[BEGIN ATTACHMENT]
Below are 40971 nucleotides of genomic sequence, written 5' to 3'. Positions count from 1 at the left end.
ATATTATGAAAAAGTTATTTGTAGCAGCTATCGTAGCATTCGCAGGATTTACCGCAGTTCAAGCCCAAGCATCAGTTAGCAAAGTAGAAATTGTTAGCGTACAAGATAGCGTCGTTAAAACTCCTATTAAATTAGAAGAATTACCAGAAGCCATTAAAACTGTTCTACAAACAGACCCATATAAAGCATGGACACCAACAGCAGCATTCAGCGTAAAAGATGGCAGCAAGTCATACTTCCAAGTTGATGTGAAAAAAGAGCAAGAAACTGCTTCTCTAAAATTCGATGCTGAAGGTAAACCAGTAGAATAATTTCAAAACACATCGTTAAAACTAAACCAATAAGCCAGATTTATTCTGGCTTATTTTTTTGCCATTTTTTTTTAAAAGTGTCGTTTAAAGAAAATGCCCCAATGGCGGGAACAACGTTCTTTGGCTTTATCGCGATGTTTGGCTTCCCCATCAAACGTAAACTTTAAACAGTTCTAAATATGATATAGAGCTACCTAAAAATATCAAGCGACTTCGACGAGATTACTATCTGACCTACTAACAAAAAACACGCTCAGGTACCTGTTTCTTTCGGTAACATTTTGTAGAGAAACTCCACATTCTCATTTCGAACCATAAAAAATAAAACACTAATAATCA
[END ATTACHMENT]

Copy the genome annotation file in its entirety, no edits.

Below are 40971 nucleotides of genomic sequence, written 5' to 3'. Positions count from 1 at the left end.
ATATTATGAAAAAGTTATTTGTAGCAGCTATCGTAGCATTCGCAGGATTTACCGCAGTTCAAGCCCAAGCATCAGTTAGCAAAGTAGAAATTGTTAGCGTACAAGATAGCGTCGTTAAAACTCCTATTAAATTAGAAGAATTACCAGAAGCCATTAAAACTGTTCTACAAACAGACCCATATAAAGCATGGACACCAACAGCAGCATTCAGCGTAAAAGATGGCAGCAAGTCATACTTCCAAGTTGATGTGAAAAAAGAGCAAGAAACTGCTTCTCTAAAATTCGATGCTGAAGGTAAACCAGTAGAATAATTTCAAAACACATCGTTAAAACTAAACCAATAAGCCAGATTTATTCTGGCTTATTTTTTTGCCATTTTTTTTTAAAAGTGTCGTTTAAAGAAAATGCCCCAATGGCGGGAACAACGTTCTTTGGCTTTATCGCGATGTTTGGCTTCCCCATCAAACGTAAACTTTAAACAGTTCTAAATATGATATAGAGCTACCTAAAAATATCAAGCGACTTCGACGAGATTACTATCTGACCTACTAACAAAAAACACGCTCAGGTACCTGTTTCTTTCGGTAACATTTTGTAGAGAAACTCCACATTCTCATTTCGAACCATAAAAAATAAAACACTAATAATCA